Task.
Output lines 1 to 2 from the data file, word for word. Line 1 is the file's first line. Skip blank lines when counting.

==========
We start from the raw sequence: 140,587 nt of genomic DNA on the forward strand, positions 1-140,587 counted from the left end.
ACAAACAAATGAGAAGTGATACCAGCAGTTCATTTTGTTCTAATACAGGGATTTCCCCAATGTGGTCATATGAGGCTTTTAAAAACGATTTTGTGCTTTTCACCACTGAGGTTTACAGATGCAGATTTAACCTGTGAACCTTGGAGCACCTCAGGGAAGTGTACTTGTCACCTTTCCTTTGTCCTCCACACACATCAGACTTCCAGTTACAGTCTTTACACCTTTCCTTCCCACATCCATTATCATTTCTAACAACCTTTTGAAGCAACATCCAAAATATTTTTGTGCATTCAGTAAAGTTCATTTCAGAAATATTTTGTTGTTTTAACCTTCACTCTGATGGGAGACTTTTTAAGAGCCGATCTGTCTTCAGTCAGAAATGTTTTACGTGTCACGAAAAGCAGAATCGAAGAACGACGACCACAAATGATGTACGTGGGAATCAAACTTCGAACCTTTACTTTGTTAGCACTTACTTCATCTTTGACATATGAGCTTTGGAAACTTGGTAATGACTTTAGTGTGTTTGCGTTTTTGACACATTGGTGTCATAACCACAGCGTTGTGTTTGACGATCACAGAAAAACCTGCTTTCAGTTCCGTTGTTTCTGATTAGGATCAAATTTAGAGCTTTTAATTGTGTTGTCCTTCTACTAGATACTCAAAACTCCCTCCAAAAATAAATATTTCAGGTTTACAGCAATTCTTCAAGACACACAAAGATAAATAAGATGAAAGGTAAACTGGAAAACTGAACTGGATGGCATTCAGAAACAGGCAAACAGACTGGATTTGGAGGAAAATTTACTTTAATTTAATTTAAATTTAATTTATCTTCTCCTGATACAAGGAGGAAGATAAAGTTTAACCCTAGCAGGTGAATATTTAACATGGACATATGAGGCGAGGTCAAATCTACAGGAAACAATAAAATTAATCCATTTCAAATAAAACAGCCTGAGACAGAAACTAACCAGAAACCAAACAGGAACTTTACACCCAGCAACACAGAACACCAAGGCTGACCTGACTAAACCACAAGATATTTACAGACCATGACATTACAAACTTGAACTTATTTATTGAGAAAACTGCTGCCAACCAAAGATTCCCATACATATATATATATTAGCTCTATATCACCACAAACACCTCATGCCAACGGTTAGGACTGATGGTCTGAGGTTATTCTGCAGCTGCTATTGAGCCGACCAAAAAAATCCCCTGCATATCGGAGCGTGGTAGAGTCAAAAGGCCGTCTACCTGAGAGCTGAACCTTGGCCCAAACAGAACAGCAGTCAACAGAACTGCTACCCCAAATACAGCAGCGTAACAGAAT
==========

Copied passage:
We start from the raw sequence: 140,587 nt of genomic DNA on the forward strand, positions 1-140,587 counted from the left end.
ACAAACAAATGAGAAGTGATACCAGCAGTTCATTTTGTTCTAATACAGGGATTTCCCCAATGTGGTCATATGAGGCTTTTAAAAACGATTTTGTGCTTTTCACCACTGAGGTTTACAGATGCAGATTTAACCTGTGAACCTTGGAGCACCTCAGGGAAGTGTACTTGTCACCTTTCCTTTGTCCTCCACACACATCAGACTTCCAGTTACAGTCTTTACACCTTTCCTTCCCACATCCATTATCATTTCTAACAACCTTTTGAAGCAACATCCAAAATATTTTTGTGCATTCAGTAAAGTTCATTTCAGAAATATTTTGTTGTTTTAACCTTCACTCTGATGGGAGACTTTTTAAGAGCCGATCTGTCTTCAGTCAGAAATGTTTTACGTGTCACGAAAAGCAGAATCGAAGAACGACGACCACAAATGATGTACGTGGGAATCAAACTTCGAACCTTTACTTTGTTAGCACTTACTTCATCTTTGACATATGAGCTTTGGAAACTTGGTAATGACTTTAGTGTGTTTGCGTTTTTGACACATTGGTGTCATAACCACAGCGTTGTGTTTGACGATCACAGAAAAACCTGCTTTCAGTTCCGTTGTTTCTGATTAGGATCAAATTTAGAGCTTTTAATTGTGTTGTCCTTCTACTAGATACTCAAAACTCCCTCCAAAAATAAATATTTCAGGTTTACAGCAATTCTTCAAGACACACAAAGATAAATAAGATGAAAGGTAAACTGGAAAACTGAACTGGATGGCATTCAGAAACAGGCAAACAGACTGGATTTGGAGGAAAATTTACTTTAATTTAATTTAAATTTAATTTATCTTCTCCTGATACAAGGAGGAAGATAAAGTTTAACCCTAGCAGGTGAATATTTAACATGGACATATGAGGCGAGGTCAAATCTACAGGAAACAATAAAATTAATCCATTTCAAATAAAACAGCCTGAGACAGAAACTAACCAGAAACCAAACAGGAACTTTACACCCAGCAACACAGAACACCAAGGCTGACCTGACTAAACCACAAGATATTTACAGACCATGACATTACAAACTTGAACTTATTTATTGAGAAAACTGCTGCCAACCAAAGATTCCCATACATATATATATATTAGCTCTATATCACCACAAACACCTCATGCCAACGGTTAGGACTGATGGTCTGAGGTTATTCTGCAGCTGCTATTGAGCCGACCAAAAAAATCCCCTGCATATCGGAGCGTGGTAGAGTCAAAAGGCCGTCTACCTGAGAGCTGAACCTTGGCCCAAACAGAACAGCAGTCAACAGAACTGCTACCCCAAATACAGCAGCGTAACAGAAT